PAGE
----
Who’s fault is it that Singaporean Parents are Kiasu?

The Sunday Times today (1 June 2008) once again highlighted the "plight" of pre-school children having to go for enrichment classes 6 days a week during the holidays.  Aptly named "Oh boy, no break for tots too?", it was really the 2nd part of another recent story, which was about how primary and secondary school students have to go for remedial lessons and extra classes during the June holidays.

Yet, right beside that story on the 2nd page was the story on "Parents up in arms over tough questions".  In my very humble opinion, the Sunday Times has answered, in the same breath, its own question of why Singaporean parents are so obsessed with enrichment courses for the very young.

It is a fact that the Kiasu Singaporean Parent is a recent phenomenon which probably started in earnest in the early 90s.  In the book written by Lana Khong in 2004, "Family Matters: The Role of Parents in Singapore Education", it was noted that "A major concern of many parents in Singapore is how well their children will perform in school learning tasks, what marks or grades they will obtain in school and national examinations and consequently which secondary school or junior college their children get admitted to. (Quah et al., 1997, p.319)".  More tellingly, it noted that the "paternalistic and centrally-controlled education system" started its "New policy initiatives to engage parents in a tripartite partnership of home-school-community … only in 1998 when the then educational Minister emphasized “the tapping of parental resources for schooling, and the sharing of the responsibility for the education of children with parents as well as other ‘stakeholders’”".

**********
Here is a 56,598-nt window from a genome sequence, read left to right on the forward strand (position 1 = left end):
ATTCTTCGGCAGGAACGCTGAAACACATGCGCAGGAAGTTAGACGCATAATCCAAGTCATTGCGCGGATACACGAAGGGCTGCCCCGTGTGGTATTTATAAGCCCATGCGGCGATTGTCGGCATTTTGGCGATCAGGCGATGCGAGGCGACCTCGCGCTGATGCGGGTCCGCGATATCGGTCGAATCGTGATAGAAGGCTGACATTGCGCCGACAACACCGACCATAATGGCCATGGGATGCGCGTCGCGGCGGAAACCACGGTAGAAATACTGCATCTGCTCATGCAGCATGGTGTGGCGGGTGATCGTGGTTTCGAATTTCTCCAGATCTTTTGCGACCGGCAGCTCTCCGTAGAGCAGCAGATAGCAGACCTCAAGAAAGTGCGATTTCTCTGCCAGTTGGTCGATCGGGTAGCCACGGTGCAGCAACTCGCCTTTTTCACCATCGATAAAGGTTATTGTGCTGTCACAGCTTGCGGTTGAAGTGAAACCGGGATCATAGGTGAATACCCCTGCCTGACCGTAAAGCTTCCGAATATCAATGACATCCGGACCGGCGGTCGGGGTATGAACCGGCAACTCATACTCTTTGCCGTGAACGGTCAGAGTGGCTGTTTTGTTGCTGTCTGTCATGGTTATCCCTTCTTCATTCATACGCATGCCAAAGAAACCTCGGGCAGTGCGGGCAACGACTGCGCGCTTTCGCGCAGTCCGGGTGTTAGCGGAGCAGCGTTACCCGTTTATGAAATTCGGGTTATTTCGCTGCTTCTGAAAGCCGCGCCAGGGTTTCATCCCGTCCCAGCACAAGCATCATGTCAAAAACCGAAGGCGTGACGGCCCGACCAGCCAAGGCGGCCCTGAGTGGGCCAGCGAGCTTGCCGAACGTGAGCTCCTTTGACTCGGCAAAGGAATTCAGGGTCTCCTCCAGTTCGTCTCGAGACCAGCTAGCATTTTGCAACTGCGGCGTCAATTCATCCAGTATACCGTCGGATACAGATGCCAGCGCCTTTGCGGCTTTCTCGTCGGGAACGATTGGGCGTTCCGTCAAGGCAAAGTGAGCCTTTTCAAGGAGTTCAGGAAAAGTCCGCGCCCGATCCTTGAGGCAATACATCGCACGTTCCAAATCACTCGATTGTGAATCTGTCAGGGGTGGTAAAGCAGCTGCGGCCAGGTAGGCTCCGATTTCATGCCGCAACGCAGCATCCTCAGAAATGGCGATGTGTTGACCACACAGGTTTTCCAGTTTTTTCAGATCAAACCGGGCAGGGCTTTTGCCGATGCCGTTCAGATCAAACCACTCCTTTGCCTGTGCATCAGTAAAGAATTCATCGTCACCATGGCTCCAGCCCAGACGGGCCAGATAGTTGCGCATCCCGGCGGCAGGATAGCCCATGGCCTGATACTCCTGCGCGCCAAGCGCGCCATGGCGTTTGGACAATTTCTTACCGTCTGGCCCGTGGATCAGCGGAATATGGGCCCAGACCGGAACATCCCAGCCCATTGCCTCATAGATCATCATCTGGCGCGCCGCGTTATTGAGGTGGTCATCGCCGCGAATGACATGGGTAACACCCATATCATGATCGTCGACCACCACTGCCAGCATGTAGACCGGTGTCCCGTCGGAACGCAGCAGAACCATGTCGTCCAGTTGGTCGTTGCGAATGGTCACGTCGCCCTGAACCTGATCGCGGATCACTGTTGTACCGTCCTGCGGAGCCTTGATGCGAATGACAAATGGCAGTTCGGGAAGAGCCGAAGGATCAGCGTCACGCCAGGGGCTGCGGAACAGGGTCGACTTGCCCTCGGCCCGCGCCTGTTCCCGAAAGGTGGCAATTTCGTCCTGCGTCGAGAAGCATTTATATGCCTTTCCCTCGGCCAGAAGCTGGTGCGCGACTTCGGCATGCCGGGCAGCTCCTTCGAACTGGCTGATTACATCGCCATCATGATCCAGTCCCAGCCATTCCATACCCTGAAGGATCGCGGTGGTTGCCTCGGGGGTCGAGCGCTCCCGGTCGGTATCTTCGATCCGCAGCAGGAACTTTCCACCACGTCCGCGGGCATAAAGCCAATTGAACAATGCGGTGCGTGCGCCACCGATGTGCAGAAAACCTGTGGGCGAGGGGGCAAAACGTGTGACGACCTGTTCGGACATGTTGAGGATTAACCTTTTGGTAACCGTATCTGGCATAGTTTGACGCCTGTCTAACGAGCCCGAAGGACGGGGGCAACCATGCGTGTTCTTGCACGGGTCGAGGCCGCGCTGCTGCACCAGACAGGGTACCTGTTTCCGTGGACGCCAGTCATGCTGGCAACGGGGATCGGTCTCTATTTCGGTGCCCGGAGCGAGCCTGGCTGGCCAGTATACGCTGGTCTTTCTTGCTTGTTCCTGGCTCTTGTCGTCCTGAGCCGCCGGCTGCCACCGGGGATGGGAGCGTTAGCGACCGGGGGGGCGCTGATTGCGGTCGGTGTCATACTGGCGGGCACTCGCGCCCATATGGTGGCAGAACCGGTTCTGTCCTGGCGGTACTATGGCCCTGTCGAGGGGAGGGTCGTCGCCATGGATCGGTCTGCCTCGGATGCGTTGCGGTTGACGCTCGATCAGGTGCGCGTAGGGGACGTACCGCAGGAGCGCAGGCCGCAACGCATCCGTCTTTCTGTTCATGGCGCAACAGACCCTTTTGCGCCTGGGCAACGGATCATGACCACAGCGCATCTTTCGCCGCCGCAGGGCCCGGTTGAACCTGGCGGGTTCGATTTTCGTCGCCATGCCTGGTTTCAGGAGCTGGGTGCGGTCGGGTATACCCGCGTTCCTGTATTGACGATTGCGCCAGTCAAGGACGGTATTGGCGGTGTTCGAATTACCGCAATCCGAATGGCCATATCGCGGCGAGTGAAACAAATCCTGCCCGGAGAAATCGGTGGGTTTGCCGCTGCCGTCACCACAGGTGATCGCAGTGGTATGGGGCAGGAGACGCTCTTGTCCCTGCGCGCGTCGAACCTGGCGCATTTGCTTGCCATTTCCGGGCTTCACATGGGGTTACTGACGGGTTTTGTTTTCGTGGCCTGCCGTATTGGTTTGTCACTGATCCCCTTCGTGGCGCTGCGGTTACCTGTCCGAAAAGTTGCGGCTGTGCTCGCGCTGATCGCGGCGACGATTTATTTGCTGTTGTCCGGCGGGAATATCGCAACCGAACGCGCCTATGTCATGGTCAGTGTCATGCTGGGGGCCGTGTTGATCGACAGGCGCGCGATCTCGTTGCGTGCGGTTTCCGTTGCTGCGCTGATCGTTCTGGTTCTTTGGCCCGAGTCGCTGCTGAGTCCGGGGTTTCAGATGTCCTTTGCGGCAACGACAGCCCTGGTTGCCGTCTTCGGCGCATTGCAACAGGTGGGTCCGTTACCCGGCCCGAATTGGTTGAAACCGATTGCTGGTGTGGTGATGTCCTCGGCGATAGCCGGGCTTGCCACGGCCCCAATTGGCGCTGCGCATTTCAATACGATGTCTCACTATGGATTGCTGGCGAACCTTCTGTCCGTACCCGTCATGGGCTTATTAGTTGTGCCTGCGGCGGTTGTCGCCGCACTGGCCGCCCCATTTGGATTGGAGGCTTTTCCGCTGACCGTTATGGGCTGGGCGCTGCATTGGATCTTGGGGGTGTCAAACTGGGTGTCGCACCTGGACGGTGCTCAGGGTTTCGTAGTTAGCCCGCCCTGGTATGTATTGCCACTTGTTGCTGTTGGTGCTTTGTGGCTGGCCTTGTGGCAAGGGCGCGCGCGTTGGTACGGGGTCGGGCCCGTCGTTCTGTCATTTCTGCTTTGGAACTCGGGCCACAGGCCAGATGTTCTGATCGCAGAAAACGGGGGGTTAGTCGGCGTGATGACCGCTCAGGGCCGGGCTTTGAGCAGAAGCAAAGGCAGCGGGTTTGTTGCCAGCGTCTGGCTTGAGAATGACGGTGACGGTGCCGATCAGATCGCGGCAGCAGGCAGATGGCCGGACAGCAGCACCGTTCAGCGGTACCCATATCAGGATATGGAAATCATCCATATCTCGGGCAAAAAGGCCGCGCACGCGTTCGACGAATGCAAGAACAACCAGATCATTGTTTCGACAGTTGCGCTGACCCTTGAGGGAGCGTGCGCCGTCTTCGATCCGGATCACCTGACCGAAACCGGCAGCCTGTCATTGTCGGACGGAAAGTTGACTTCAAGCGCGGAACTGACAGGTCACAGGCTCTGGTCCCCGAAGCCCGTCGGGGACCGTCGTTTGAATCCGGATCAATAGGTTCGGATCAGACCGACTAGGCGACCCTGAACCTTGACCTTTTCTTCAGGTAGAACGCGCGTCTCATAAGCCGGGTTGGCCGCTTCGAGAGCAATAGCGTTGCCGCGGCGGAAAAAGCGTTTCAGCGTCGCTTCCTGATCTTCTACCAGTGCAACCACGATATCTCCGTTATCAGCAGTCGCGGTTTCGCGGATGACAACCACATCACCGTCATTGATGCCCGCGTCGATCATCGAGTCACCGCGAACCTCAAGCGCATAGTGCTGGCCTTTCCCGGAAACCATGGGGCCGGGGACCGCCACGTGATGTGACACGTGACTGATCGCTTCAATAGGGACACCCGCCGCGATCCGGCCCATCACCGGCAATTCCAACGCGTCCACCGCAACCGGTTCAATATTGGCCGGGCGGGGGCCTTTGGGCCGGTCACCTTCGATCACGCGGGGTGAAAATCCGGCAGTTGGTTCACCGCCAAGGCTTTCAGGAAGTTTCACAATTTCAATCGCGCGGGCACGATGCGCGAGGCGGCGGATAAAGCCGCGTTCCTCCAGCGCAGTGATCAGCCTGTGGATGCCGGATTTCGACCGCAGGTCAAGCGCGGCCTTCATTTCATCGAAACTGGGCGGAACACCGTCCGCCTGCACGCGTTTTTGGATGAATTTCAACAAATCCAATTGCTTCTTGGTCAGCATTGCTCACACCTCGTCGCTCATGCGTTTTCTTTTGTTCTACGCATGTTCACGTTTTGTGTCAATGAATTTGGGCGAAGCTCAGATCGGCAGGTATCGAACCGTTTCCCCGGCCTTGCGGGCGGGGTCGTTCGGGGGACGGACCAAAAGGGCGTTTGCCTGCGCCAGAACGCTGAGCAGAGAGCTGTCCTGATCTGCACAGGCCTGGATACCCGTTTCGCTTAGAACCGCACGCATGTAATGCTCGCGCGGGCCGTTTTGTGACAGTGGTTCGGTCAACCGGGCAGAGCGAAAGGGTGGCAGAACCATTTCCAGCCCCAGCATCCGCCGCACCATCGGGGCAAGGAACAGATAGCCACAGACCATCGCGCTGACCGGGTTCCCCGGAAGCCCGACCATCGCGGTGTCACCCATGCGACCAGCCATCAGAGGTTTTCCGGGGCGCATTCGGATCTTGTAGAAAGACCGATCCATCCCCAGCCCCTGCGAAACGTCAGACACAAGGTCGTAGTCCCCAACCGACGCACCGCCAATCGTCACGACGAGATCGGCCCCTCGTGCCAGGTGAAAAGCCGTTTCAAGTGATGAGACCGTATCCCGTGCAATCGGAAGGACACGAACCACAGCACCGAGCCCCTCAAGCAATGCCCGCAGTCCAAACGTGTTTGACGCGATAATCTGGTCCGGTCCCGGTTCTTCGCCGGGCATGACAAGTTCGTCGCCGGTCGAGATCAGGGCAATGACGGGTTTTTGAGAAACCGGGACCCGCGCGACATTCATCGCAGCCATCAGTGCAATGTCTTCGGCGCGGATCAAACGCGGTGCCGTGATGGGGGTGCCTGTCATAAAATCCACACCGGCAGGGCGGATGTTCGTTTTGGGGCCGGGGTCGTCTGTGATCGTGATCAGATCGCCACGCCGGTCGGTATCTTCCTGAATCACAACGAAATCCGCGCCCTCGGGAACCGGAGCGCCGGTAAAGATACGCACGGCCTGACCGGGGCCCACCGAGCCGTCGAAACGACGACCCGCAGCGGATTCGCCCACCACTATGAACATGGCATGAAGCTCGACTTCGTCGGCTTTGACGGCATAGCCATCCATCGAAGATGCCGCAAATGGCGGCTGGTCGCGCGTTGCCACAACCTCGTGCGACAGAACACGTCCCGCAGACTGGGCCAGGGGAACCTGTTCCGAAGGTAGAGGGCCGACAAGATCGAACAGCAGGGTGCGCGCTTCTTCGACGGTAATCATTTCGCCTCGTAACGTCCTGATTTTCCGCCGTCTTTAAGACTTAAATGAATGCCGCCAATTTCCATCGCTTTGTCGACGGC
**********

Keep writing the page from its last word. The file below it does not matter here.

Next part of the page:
Lana noted in her book that "Singapore schools today: survival of the fittest."  This is the stark truth that we as parents know, given our own experience in our schools when we were young.  The examination-oriented culture is enforced by schools who were also under pressure to perform in passing as many kids out as possible to meet their key performance indicators and receive better support from the Ministry.  This pressure is in turn transferred to parents who have been encouraged by the Government to support the schools in trying out new pedagogical methods and to take a proactive approach in their children’s education.

We as parents know what it means if our children keep failing their tests despite their best efforts by themselves.  How much space are we willing to give our children to continue trying to manage their schoolwork by themselves while exploring their own talents and things they like to do?  Do we really have a choice, if the schools keep raising their bars and only the brightest of children can make the grades?  Can you really blame us parents for pushing our children to their limits in the never ending quest for excellence imposed by our society?

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